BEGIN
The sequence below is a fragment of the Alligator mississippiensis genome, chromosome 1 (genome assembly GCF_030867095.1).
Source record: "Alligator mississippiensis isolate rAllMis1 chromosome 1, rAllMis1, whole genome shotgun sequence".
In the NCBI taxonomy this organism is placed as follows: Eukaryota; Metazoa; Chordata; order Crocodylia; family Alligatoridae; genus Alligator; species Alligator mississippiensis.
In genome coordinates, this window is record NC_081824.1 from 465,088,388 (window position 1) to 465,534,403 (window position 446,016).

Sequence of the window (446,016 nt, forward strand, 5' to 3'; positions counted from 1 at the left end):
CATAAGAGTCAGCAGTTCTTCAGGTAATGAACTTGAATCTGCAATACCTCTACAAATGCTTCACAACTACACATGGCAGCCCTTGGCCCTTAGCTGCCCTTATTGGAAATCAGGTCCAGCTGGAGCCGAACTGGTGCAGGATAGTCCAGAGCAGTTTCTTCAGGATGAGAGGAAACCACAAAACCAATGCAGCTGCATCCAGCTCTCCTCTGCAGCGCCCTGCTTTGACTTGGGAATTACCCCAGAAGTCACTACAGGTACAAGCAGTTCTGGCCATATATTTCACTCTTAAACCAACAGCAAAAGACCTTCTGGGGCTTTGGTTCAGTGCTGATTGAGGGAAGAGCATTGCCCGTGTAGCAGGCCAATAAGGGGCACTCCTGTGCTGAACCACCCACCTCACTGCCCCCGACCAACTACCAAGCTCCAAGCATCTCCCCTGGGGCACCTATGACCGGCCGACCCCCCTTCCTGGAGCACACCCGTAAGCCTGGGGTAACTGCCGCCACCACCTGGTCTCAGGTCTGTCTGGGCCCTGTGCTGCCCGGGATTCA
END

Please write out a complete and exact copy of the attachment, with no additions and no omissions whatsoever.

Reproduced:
The sequence below is a fragment of the Alligator mississippiensis genome, chromosome 1 (genome assembly GCF_030867095.1).
Source record: "Alligator mississippiensis isolate rAllMis1 chromosome 1, rAllMis1, whole genome shotgun sequence".
In the NCBI taxonomy this organism is placed as follows: Eukaryota; Metazoa; Chordata; order Crocodylia; family Alligatoridae; genus Alligator; species Alligator mississippiensis.
In genome coordinates, this window is record NC_081824.1 from 465,088,388 (window position 1) to 465,534,403 (window position 446,016).

Sequence of the window (446,016 nt, forward strand, 5' to 3'; positions counted from 1 at the left end):
CATAAGAGTCAGCAGTTCTTCAGGTAATGAACTTGAATCTGCAATACCTCTACAAATGCTTCACAACTACACATGGCAGCCCTTGGCCCTTAGCTGCCCTTATTGGAAATCAGGTCCAGCTGGAGCCGAACTGGTGCAGGATAGTCCAGAGCAGTTTCTTCAGGATGAGAGGAAACCACAAAACCAATGCAGCTGCATCCAGCTCTCCTCTGCAGCGCCCTGCTTTGACTTGGGAATTACCCCAGAAGTCACTACAGGTACAAGCAGTTCTGGCCATATATTTCACTCTTAAACCAACAGCAAAAGACCTTCTGGGGCTTTGGTTCAGTGCTGATTGAGGGAAGAGCATTGCCCGTGTAGCAGGCCAATAAGGGGCACTCCTGTGCTGAACCACCCACCTCACTGCCCCCGACCAACTACCAAGCTCCAAGCATCTCCCCTGGGGCACCTATGACCGGCCGACCCCCCTTCCTGGAGCACACCCGTAAGCCTGGGGTAACTGCCGCCACCACCTGGTCTCAGGTCTGTCTGGGCCCTGTGCTGCCCGGGATTCA